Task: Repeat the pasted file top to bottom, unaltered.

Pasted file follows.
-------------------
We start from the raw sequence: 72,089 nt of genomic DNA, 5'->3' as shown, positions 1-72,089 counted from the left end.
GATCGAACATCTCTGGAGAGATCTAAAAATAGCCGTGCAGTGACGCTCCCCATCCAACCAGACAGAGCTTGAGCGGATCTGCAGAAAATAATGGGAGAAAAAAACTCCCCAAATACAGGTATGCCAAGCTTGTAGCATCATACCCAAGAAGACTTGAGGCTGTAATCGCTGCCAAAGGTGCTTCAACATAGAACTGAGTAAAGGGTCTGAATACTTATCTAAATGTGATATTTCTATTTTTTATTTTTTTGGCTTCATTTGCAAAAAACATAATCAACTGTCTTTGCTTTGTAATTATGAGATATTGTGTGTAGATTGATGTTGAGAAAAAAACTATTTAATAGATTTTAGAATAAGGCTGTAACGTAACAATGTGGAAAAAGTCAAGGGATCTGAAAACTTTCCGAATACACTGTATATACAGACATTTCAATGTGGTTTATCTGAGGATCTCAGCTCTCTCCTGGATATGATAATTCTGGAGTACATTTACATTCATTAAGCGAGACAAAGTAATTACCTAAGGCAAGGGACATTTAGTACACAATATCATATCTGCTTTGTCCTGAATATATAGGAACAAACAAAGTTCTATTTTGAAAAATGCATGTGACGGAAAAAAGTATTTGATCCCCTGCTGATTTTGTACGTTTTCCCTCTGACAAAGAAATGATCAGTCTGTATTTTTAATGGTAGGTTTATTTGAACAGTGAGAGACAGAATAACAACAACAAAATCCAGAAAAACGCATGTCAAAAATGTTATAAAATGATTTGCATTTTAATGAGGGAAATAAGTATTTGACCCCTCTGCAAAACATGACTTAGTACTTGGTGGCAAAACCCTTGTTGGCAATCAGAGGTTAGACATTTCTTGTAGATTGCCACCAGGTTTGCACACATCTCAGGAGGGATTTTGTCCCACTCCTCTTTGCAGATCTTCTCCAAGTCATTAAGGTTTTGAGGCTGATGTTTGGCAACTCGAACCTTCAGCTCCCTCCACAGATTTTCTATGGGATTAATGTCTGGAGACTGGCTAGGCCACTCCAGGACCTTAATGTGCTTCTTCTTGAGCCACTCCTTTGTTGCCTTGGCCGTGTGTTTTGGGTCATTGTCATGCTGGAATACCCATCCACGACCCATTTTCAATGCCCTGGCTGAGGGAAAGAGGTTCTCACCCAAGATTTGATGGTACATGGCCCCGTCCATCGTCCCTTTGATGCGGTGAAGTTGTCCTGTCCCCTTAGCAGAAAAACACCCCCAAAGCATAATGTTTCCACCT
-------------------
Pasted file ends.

We start from the raw sequence: 72,089 nt of genomic DNA, 5'->3' as shown, positions 1-72,089 counted from the left end.
GATCGAACATCTCTGGAGAGATCTAAAAATAGCCGTGCAGTGACGCTCCCCATCCAACCAGACAGAGCTTGAGCGGATCTGCAGAAAATAATGGGAGAAAAAAACTCCCCAAATACAGGTATGCCAAGCTTGTAGCATCATACCCAAGAAGACTTGAGGCTGTAATCGCTGCCAAAGGTGCTTCAACATAGAACTGAGTAAAGGGTCTGAATACTTATCTAAATGTGATATTTCTATTTTTTATTTTTTTGGCTTCATTTGCAAAAAACATAATCAACTGTCTTTGCTTTGTAATTATGAGATATTGTGTGTAGATTGATGTTGAGAAAAAAACTATTTAATAGATTTTAGAATAAGGCTGTAACGTAACAATGTGGAAAAAGTCAAGGGATCTGAAAACTTTCCGAATACACTGTATATACAGACATTTCAATGTGGTTTATCTGAGGATCTCAGCTCTCTCCTGGATATGATAATTCTGGAGTACATTTACATTCATTAAGCGAGACAAAGTAATTACCTAAGGCAAGGGACATTTAGTACACAATATCATATCTGCTTTGTCCTGAATATATAGGAACAAACAAAGTTCTATTTTGAAAAATGCATGTGACGGAAAAAAGTATTTGATCCCCTGCTGATTTTGTACGTTTTCCCTCTGACAAAGAAATGATCAGTCTGTATTTTTAATGGTAGGTTTATTTGAACAGTGAGAGACAGAATAACAACAACAAAATCCAGAAAAACGCATGTCAAAAATGTTATAAAATGATTTGCATTTTAATGAGGGAAATAAGTATTTGACCCCTCTGCAAAACATGACTTAGTACTTGGTGGCAAAACCCTTGTTGGCAATCAGAGGTTAGACATTTCTTGTAGATTGCCACCAGGTTTGCACACATCTCAGGAGGGATTTTGTCCCACTCCTCTTTGCAGATCTTCTCCAAGTCATTAAGGTTTTGAGGCTGATGTTTGGCAACTCGAACCTTCAGCTCCCTCCACAGATTTTCTATGGGATTAATGTCTGGAGACTGGCTAGGCCACTCCAGGACCTTAATGTGCTTCTTCTTGAGCCACTCCTTTGTTGCCTTGGCCGTGTGTTTTGGGTCATTGTCATGCTGGAATACCCATCCACGACCCATTTTCAATGCCCTGGCTGAGGGAAAGAGGTTCTCACCCAAGATTTGATGGTACATGGCCCCGTCCATCGTCCCTTTGATGCGGTGAAGTTGTCCTGTCCCCTTAGCAGAAAAACACCCCCAAAGCATAATGTTTCCACCT